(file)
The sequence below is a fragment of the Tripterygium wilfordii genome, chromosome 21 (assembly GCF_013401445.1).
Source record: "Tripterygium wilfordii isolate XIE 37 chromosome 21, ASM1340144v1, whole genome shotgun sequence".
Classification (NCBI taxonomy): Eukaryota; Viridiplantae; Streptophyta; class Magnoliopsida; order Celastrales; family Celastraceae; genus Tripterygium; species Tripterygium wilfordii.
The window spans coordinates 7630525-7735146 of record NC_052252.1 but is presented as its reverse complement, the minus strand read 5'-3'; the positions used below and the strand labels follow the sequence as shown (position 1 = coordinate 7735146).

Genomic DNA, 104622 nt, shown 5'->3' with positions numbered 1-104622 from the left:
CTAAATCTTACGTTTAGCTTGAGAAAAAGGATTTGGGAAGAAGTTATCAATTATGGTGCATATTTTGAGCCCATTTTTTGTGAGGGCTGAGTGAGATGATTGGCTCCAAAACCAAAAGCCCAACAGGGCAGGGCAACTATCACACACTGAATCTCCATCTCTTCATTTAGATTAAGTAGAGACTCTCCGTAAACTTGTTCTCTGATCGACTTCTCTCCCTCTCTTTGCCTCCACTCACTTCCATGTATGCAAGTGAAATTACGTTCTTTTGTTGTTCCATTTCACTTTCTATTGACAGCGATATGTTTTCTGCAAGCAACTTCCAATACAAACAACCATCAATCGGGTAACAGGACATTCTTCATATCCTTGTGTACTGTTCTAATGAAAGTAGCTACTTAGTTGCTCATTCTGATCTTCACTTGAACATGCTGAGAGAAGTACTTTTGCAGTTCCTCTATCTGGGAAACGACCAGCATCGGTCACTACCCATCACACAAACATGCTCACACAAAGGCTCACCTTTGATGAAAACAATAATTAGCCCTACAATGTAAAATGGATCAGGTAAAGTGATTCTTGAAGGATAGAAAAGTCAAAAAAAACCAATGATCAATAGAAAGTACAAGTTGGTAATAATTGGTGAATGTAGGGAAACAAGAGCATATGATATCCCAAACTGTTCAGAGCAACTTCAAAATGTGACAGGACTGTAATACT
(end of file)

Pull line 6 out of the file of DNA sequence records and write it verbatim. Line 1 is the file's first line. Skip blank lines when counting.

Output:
CTAAATCTTACGTTTAGCTTGAGAAAAAGGATTTGGGAAGAAGTTATCAATTATGGTGCATATTTTGAGCCCATTTTTTGTGAGGGCTGAGTGAGATGATTGGCTCCAAAACCAAAAGCCCAACAGGGCAGGGCAACTATCACACACTGAATCTCCATCTCTTCATTTAGATTAAGTAGAGACTCTCCGTAAACTTGTTCTCTGATCGACTTCTCTCCCTCTCTTTGCCTCCACTCACTTCCATGTATGCAAGTGAAATTACGTTCTTTTGTTGTTCCATTTCACTTTCTATTGACAGCGATATGTTTTCTGCAAGCAACTTCCAATACAAACAACCATCAATCGGGTAACAGGACATTCTTCATATCCTTGTGTACTGTTCTAATGAAAGTAGCTACTTAGTTGCTCATTCTGATCTTCACTTGAACATGCTGAGAGAAGTACTTTTGCAGTTCCTCTATCTGGGAAACGACCAGCATCGGTCACTACCCATCACACAAACATGCTCACACAAAGGCTCACCTTTGATGAAAACAATAATTAGCCCTACAATGTAAAATGGATCAGGTAAAGTGATTCTTGAAGGATAGAAAAGTCAAAAAAAACCAATGATCAATAGAAAGTACAAGTTGGTAATAATTGGTGAATGTAGGGAAACAAGAGCATATGATATCCCAAACTGTTCAGAGCAACTTCAAAATGTGACAGGACTGTAATACT